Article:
A few days ago I stopped by the Hayward Gallery in the Southbank Centre to see the new Pipilotti Rist (Swiss, b. 1962) retrospective that opened September 28. Wow. I watched a video installation of hers at the Museum of Contemporary Art Chicago last month, and really enjoyed the purposeful plush carpeting, bean bag chairs, and low lighting that were part of the experience of her video work. That conceit was used again a number of times in Rist's installations at the Hayward Gallery (which, by the way, managed to make very good use of the space, with tiny cubbyholes to discover and videos projected in very unlikely places: a stall in the women's restroom and the inside of a conch shell). Rist provided cushions (some as stuffed shirts and pants meant to look like cartoonish disembodied people) that forced you down on the floor and on a new visual plane in order to experience and visually interact with the viewers around you. Body (especially the female body) and forcing the viewer to become conscious of body in space and in relation to a projected image plays a huge role in her work. There are lovely video glitches, too, and a use of the machine in unexpected and often startlingly or strangely familiar ways.
(Apparently she's also made a feature-length film, Pepperminta, which looks completely and insanely wonderful). She's represented by Luhring Augustine in New York, and Hauser & Wirth internationally.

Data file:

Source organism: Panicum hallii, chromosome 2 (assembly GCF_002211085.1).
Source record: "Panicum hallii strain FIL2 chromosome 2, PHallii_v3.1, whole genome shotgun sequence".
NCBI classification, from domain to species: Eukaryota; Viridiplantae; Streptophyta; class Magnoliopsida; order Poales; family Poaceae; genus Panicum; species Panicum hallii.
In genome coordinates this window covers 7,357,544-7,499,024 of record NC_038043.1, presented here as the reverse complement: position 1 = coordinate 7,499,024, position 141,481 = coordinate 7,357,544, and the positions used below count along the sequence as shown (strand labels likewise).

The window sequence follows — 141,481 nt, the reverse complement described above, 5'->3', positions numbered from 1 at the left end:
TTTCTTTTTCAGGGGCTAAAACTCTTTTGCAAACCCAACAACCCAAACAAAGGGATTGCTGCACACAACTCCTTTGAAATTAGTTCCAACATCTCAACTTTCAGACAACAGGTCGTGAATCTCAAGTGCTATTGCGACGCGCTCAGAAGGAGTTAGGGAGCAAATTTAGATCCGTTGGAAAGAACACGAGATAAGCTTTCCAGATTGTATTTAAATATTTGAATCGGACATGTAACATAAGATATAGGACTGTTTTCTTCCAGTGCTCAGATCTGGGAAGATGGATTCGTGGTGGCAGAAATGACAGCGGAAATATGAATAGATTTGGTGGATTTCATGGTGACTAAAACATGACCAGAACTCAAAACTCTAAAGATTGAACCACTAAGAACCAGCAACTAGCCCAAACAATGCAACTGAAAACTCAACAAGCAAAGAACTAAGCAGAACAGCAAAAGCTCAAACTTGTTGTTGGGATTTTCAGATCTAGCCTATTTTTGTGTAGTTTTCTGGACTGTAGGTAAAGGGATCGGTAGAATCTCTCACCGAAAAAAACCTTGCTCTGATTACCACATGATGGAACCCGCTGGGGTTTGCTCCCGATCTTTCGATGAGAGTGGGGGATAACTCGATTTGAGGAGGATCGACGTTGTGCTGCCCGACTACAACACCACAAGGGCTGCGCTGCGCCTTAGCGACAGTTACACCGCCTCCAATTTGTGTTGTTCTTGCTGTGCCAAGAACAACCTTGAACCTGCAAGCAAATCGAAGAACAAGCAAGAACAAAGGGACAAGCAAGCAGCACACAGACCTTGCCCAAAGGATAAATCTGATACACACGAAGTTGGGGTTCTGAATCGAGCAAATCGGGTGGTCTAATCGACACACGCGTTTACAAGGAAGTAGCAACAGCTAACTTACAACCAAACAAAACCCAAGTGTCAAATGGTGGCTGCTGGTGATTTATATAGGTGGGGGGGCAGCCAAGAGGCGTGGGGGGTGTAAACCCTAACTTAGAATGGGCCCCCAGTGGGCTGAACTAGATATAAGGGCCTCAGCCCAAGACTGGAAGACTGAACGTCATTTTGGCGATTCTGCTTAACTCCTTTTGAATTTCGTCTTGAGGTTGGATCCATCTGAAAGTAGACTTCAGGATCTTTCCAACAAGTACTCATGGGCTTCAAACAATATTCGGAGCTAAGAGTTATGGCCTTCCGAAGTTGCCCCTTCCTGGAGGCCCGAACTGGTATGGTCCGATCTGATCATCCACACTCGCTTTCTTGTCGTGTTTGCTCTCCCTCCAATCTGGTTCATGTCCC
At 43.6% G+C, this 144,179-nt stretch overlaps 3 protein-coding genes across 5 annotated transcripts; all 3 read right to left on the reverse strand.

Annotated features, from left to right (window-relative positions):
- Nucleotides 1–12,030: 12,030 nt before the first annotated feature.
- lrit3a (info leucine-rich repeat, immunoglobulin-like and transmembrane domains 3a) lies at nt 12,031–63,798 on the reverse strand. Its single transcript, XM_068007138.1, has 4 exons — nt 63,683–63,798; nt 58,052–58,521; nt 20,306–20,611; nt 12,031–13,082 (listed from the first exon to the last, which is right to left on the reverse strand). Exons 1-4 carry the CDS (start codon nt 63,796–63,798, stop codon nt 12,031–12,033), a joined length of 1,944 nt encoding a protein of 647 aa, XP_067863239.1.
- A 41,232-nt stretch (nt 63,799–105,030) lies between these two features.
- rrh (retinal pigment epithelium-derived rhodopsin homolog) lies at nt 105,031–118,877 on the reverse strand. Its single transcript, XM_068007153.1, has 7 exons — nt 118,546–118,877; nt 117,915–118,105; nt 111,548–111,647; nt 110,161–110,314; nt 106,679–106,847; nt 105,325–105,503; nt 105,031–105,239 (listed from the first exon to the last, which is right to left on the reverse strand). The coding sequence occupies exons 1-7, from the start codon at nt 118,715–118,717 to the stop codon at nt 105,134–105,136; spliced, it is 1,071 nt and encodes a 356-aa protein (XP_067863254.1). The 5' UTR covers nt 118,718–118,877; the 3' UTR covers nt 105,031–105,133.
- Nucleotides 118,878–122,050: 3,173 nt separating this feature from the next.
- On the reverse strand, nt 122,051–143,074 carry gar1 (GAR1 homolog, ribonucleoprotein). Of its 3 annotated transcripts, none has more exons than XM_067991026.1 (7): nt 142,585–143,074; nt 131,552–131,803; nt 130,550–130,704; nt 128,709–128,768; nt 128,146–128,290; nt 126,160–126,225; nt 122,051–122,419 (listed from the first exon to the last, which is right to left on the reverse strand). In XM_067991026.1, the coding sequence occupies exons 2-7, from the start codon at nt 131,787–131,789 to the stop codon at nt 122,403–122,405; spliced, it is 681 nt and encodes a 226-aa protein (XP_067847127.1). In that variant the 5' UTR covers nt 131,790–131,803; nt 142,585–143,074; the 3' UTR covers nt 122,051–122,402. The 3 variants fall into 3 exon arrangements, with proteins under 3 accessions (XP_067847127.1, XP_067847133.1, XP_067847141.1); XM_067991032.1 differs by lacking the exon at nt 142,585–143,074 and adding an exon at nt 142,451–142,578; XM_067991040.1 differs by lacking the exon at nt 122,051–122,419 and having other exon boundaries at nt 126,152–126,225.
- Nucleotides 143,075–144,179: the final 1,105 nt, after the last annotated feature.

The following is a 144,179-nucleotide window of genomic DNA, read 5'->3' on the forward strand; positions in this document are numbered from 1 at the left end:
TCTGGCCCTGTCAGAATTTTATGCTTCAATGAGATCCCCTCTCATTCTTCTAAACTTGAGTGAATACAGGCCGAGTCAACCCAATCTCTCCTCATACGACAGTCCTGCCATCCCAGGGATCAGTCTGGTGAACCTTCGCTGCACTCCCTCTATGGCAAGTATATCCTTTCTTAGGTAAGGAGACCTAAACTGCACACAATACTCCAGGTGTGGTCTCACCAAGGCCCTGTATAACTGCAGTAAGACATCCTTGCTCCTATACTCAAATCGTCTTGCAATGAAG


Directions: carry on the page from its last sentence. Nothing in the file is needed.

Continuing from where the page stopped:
Today I've been reading an essay by T. J. Clark today, Modernism, Postmodernism, and Steam (published in October, Vol. 100, Obsolescence, Spring 2002, pp.154-174), in which Clark brought up Tony Oursler (b. 1957, American) and his Robert Morris-influenced projections of faces onto steam (and trees, apparently). The visual connection to Rist—projections into darkness—is clearly there in my mind, and both are equally bizarre image-makers.
Here are some excerpts from Clark's essay that I found to be particularly interesting:
"[...] ghosts that the internet itself dreams up" (156)
"a new form of visuality spreading like a virus through the culture at large — a new machinery of visualization, a tipping of the social balance from a previous regime of the word to a present regime of the image" (161)
"Modernism's motto was the great phrase from the young Marx's critique of Hegel: Modernists believed it was necessary for any art, any Realism, to take the forms of the present deeply inside itself, at the risk of mimicry, almost ventriloquism; but that out of that might come the possibility of critique, of true destabilization — they would 'teach the petrified forms how to dance by singing them their own song.'" (161) [Clark quoting Marx at the end]
"[...] the two great principles that gave modernity its character — on the one hand the reality of the machine's regularity and uniformity, on the other that of a profound social randomness and evacuation. You could say of the purest products of modernism [...] that in them an excess of order interacts with an excess of contingency." (164)
On Malevich's Peasant in the Fields (c. 1928-32), there is "the will to put the fragments back into some sort of order" (172).
"Our present fictions of the now" just happen to be "virtuality and visuality" (174).